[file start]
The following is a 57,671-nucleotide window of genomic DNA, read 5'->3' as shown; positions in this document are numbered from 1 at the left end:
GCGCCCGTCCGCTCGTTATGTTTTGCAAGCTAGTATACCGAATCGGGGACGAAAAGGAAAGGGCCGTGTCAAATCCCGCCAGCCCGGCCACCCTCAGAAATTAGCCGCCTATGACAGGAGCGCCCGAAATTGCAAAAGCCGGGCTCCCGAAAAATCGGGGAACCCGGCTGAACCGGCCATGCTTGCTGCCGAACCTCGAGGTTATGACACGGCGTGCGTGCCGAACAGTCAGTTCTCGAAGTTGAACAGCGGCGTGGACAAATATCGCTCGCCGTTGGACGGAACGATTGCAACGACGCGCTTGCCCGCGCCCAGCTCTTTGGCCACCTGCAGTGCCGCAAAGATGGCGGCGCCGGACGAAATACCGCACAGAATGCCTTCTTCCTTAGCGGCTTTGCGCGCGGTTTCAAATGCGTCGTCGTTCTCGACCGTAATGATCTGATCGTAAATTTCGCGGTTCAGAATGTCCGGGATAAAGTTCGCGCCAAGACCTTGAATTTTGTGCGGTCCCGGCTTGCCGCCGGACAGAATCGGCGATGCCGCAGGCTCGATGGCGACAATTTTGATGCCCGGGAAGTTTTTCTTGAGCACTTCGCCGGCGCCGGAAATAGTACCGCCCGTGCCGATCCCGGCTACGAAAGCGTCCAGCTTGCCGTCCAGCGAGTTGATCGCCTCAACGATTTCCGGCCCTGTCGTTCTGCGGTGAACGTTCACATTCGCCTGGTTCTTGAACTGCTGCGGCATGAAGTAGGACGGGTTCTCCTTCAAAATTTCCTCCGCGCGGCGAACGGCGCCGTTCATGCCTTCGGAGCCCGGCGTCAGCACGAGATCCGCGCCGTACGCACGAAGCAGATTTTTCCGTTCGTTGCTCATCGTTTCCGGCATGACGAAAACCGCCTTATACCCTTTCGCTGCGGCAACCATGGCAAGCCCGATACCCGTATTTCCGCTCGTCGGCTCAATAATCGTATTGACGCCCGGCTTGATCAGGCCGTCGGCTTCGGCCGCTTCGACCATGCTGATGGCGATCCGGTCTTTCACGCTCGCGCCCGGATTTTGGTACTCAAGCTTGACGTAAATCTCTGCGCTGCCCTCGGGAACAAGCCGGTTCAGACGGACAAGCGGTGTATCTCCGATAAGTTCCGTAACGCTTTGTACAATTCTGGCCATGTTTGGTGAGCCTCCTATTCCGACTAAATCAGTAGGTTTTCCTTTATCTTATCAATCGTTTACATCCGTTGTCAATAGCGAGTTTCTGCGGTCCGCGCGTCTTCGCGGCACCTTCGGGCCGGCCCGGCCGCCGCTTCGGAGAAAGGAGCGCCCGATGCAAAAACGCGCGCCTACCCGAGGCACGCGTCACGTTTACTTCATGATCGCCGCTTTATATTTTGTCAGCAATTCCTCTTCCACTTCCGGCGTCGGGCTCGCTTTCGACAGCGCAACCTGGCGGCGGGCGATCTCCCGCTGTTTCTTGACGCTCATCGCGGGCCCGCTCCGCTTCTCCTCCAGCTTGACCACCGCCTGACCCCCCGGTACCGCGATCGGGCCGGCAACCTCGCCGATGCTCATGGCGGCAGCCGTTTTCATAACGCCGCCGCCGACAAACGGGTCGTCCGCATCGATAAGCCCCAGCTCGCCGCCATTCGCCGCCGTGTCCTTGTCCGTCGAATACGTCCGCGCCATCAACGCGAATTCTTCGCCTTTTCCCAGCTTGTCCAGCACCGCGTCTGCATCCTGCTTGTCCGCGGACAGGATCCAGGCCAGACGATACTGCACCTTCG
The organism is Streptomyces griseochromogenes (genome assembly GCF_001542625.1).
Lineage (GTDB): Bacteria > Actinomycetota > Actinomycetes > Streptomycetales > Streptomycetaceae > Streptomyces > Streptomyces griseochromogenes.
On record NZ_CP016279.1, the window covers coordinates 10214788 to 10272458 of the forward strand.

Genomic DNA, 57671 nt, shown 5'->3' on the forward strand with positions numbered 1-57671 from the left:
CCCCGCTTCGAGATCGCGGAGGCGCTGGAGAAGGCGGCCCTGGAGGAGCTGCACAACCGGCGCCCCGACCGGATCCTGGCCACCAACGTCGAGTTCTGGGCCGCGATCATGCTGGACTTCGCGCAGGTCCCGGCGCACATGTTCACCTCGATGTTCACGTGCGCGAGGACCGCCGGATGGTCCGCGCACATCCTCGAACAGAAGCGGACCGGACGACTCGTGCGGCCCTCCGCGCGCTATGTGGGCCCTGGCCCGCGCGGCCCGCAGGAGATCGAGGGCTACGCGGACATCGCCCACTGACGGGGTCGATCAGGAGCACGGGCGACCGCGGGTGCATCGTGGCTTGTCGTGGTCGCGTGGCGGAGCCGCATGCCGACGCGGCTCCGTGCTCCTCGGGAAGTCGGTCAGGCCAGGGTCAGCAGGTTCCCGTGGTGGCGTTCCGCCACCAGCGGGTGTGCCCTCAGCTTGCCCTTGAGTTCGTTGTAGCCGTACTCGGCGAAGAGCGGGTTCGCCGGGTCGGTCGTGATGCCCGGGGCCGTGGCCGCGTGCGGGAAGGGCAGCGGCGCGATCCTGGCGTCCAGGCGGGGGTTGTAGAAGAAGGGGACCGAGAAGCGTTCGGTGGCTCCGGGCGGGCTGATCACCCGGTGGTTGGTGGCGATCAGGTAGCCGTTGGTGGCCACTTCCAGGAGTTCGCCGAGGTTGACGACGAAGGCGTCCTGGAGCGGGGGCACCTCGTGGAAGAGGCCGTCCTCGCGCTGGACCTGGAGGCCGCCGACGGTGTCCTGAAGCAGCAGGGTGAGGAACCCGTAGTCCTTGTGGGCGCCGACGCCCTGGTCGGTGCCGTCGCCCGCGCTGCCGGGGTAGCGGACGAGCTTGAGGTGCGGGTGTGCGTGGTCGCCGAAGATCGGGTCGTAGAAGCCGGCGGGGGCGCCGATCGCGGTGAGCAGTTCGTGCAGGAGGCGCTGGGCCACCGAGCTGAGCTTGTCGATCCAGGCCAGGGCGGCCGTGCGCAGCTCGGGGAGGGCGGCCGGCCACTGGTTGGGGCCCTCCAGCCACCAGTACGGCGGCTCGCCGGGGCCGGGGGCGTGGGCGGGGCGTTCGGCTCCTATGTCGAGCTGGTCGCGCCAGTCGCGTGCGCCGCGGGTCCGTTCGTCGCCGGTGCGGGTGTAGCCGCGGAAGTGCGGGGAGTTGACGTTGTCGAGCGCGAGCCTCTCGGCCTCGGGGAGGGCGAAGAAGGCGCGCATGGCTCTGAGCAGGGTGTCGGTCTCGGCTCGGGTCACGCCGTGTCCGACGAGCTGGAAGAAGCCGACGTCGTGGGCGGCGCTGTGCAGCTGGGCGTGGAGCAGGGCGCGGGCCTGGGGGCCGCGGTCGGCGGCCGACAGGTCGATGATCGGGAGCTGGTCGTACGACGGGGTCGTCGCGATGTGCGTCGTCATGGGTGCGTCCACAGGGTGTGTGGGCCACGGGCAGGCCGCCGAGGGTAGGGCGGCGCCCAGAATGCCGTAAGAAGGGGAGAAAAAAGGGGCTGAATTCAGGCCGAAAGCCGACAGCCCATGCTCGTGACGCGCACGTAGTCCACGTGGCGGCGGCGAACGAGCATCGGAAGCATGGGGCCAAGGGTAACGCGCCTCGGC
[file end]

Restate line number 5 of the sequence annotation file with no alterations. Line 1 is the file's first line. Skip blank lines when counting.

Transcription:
On record NZ_CP016279.1, the window covers coordinates 10214788 to 10272458 of the forward strand.